WASHINGTON (Reuters) - U.S. Senate Republicans blocked a Democratic resolution on Tuesday that would have condemned President Donald Trump for the use of gas and rubber bullets against peaceful protesters near the White House.
Protests have swept U.S. cities, including Washington, D.C., since the May 25 killing of George Floyd, a 46-year-old African American who died after a white policeman pinned his neck under a knee for nearly nine minutes in Minneapolis.
On Monday, federal officials cleared protesters near the White House before Trump marched through to pose holding a Bible outside a boarded-up church. That, and Trump’s threat to deploy troops to quell unrest, have deepened outrage among protesters.
Democrats tried to use fast-track procedures to pass the measure criticizing the Republican president by a unanimous voice vote but were stopped when Senate Majority Leader Mitch McConnell, also a Republican, objected.
“It just indulges in a myopic obsession with President Trump that has come to define the Democratic side,” he said.
Democrats blocked a McConnell counterproposal that, like their own measure, condemned violent protests and a pattern of police violence against black Americans but that offered no criticism of Trump.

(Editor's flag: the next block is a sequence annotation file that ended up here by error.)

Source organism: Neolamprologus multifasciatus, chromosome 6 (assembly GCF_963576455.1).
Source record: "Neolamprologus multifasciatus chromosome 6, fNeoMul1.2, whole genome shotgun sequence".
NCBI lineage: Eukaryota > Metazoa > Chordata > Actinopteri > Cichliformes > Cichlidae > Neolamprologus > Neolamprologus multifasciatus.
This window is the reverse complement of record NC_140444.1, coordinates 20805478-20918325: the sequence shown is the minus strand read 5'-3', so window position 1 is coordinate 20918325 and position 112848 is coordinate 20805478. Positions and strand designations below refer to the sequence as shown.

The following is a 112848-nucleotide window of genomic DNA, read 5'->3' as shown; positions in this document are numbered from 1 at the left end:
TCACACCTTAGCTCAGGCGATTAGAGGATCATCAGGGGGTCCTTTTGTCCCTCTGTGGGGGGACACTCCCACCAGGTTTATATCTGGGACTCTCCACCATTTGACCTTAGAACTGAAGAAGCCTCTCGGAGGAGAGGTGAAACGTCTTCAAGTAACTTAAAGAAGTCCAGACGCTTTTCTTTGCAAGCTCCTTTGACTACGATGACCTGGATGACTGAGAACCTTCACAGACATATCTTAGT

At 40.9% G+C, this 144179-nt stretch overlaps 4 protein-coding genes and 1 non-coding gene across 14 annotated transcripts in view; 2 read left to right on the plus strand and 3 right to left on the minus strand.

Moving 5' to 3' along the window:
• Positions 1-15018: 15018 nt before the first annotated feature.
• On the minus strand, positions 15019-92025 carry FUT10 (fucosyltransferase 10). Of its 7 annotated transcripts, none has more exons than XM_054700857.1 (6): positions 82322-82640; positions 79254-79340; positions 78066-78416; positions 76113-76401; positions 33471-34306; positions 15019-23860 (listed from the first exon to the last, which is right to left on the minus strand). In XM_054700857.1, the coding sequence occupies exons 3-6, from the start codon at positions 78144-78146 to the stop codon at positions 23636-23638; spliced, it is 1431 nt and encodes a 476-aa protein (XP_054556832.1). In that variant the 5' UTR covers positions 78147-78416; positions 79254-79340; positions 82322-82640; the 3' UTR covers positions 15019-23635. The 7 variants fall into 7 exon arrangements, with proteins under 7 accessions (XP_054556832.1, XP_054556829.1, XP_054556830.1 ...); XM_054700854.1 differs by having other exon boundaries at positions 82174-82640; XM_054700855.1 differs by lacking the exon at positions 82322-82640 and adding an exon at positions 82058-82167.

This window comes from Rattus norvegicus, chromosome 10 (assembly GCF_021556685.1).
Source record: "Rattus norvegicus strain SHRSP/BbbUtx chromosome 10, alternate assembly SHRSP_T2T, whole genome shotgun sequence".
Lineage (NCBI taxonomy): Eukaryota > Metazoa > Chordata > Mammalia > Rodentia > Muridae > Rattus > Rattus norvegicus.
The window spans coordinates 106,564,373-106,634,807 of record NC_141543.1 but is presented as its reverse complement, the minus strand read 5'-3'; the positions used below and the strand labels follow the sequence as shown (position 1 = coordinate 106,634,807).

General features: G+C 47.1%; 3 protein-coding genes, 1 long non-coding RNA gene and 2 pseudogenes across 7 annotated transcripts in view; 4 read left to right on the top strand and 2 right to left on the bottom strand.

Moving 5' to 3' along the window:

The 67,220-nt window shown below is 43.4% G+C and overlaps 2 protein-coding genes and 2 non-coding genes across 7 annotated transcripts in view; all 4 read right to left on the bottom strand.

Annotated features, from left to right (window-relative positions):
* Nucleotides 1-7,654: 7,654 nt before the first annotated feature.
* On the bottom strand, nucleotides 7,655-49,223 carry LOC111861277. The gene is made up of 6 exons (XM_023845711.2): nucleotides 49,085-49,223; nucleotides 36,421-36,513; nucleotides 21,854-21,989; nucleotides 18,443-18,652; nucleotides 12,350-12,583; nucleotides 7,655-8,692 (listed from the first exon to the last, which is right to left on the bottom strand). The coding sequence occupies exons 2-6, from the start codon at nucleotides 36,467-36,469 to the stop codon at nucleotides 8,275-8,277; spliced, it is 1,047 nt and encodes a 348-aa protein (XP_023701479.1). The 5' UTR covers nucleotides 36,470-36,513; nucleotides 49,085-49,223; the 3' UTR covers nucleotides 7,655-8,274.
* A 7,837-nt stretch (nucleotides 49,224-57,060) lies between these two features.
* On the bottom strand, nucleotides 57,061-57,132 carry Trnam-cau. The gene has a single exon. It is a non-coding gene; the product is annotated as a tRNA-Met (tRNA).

House and Senate Democrats also said they were preparing legislation aimed at addressing police violence against African-Americans.
Trump has been criticized for Monday’s visit to St. John’s Episcopal Church across Lafayette Park from the White House, including by fellow Republicans.
“I’m against clearing out a peaceful protest for a photo op that treats the Word of God as a political prop,” Republican Senator Ben Sasse said in a statement.
Senator John Thune, the chamber’s No. 2 Republican, told PBS NewsHour Americans needed calm, healing and reassurance and that was the tone “the president needs to project.”
Democrats were harsher, with one senator, Tammy Duckworth, calling Trump “a draft-dodging, wanna-be, tin-pot dictator.”
Reporting by Richard Cowan, Susan Cornwell, Patricia Zengerle, David Morgan and Susan Heavey in Washingtin; Writing by Arshad Mohammed; Editing by David Gregorio and Matthew Lewis